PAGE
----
Status Report

South Pole Anniversary

By SpaceRef Editor
December 29, 2011
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Norwegian Prime Minister Jens Stoltenberg addresses a crowd of people from the Amundsen-Scott South Pole Station, along with numerous visitors who arrived by Dec. 14 to celebrate the achievements of Norwegian Roald Amundsen, who led the first successful expedition to the South Pole 100 years ago. Photo Credit: Peter Rejcek

By Peter Rejcek, Antarctic Sun Editor: A celebration of past achievements and future promises received a warm reception in a very cold place this week, as the National Science Foundation hosted Norwegian Prime Minister Jens Stoltenberg at Amundsen-Scott South Pole Station to mark the centennial when explorer Roald Amundsen reached the geographic South Pole.

On Dec. 14, 1911, Amundsen and four companions became the first people in history to reach the Pole. Briton Robert Falcon Scott and his party arrived about a month later but perished on the return journey.

Stoltenberg and his companions, which included members of his staff and major Norwegian broadcast and print media, spent four days touring the station’s facilities and meeting with the many visitors who had arrived at the bottom of the world to commemorate Amundsen’s achievement.

Amundsen’s success buoyed the young nation of Norway, which had become independent from Sweden in 1905. A century later, the accomplishment still looms large among his countrymen.

“It was an important event for the world, but it was especially important for Norway, because we were a very young nation, and it was an important part of nation building,” Stoltenberg explained shortly after arriving at the South Pole.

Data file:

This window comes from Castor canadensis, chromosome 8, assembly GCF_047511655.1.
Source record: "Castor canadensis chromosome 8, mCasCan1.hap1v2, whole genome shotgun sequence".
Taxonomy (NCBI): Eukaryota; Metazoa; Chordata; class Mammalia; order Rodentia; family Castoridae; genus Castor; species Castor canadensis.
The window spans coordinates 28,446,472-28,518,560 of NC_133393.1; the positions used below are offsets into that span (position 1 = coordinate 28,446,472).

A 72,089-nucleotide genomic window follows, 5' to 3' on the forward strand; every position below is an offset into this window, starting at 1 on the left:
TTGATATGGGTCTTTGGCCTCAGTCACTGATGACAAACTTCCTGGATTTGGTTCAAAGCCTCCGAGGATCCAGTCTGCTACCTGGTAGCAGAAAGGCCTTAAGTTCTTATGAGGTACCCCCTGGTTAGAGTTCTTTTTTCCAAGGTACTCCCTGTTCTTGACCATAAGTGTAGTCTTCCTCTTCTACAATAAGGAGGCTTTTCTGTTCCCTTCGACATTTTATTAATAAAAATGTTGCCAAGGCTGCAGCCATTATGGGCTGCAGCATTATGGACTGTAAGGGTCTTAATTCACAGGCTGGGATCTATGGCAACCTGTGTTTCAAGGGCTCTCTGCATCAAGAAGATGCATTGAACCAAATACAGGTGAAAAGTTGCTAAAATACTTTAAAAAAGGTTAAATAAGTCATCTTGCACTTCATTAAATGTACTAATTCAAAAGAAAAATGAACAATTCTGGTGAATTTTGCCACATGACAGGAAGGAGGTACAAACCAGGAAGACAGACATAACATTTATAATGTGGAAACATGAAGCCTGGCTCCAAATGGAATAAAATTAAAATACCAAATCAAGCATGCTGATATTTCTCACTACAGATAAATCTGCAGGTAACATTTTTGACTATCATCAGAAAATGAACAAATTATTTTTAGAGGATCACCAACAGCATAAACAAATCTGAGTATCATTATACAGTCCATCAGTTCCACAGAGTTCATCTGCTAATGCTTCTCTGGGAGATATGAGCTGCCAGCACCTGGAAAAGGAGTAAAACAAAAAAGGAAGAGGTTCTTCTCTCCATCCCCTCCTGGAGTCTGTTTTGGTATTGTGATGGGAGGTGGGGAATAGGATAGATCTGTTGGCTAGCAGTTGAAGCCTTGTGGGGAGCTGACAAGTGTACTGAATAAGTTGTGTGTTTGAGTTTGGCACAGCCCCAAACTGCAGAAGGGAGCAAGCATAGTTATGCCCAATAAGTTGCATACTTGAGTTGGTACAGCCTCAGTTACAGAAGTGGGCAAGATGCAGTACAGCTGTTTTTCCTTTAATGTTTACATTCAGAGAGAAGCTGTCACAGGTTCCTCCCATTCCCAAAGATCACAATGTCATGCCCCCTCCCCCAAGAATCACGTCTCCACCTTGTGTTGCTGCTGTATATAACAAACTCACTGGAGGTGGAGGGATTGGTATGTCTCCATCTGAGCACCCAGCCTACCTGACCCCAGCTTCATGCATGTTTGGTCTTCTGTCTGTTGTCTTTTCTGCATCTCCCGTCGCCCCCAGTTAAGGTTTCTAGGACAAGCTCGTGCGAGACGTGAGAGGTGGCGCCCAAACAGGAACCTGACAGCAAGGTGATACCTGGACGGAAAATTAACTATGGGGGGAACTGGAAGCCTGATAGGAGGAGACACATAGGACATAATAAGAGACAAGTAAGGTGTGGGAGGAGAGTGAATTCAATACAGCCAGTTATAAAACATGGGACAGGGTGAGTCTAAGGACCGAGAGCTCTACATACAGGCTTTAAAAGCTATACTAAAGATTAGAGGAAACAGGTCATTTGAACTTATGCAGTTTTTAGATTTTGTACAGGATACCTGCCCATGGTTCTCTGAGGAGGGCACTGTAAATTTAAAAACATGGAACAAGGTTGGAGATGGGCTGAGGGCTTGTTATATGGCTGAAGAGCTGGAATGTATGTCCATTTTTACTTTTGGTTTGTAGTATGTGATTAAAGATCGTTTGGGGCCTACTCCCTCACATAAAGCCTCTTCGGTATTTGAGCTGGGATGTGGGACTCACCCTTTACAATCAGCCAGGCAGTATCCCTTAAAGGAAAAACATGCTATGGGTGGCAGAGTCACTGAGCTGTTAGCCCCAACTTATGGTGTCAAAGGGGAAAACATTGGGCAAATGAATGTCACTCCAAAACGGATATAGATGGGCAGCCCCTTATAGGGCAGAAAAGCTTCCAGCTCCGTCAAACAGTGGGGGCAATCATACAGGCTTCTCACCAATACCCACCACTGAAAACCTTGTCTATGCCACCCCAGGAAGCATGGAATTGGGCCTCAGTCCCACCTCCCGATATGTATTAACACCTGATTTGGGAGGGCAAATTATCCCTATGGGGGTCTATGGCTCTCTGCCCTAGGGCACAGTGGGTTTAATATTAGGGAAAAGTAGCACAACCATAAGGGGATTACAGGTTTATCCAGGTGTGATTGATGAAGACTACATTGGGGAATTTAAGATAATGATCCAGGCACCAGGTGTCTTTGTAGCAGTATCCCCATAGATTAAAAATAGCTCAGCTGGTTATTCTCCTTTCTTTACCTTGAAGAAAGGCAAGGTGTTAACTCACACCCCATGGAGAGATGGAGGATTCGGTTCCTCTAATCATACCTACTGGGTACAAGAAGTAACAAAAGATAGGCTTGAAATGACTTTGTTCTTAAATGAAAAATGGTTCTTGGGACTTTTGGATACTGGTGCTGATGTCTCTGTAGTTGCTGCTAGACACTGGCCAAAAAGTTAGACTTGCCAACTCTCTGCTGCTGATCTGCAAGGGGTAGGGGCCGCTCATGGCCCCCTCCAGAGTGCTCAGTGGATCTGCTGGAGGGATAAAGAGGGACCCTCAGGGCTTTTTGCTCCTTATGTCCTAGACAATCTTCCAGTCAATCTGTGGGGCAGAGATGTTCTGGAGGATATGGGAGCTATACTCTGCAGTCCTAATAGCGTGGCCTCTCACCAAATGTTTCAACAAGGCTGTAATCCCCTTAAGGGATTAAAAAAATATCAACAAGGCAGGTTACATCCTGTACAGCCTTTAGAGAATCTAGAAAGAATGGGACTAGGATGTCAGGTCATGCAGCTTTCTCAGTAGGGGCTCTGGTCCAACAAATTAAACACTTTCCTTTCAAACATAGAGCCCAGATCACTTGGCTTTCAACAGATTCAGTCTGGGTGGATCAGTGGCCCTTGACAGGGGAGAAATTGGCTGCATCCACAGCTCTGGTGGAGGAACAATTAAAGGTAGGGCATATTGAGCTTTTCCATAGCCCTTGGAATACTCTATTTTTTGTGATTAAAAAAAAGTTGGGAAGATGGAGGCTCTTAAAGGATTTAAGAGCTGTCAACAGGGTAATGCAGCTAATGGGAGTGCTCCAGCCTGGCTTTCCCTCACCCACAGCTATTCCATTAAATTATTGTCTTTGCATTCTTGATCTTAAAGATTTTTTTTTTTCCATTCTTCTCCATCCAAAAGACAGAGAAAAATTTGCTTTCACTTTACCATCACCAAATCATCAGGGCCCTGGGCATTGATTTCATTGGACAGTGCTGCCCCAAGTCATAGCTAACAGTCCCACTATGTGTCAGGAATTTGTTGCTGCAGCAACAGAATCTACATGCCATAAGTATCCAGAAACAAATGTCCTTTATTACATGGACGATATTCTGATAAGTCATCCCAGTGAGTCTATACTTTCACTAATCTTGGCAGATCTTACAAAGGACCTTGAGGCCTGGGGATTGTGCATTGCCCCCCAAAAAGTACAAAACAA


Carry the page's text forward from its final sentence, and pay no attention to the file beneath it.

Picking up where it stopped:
“I think no one can understand how it was for him, because no one had done it before; they were going into unknown territory, they were going into something that was untested. That creates an extra danger and an extra challenge,” he said later during an interview with The Antarctic Sun. “It was really a great achievement to go to the South Pole and back again.”

Stoltenberg is the first head of state to overnight at the South Pole Station. The United States first established the research facility during the 1956-1957 Southern Hemisphere summer, as part of the International Geophysical Year, a worldwide scientific campaign that spurred the space race and helped establish the U.S. Antarctic Program (USAP).

The National Science Foundation (NSF), a federal agency that funds science and engineering research across multiple disciplines, manages the USAP. It operates three research stations, two science vessels, and field camps across the Antarctic and the surrounding Southern Ocean.

The current South Pole Station — the third in the past 55 years — was dedicated in January 2008. It supports a wide variety of research, focusing on atmospheric science and astrophysics thanks to the pristine quality and clarity of the cold polar air.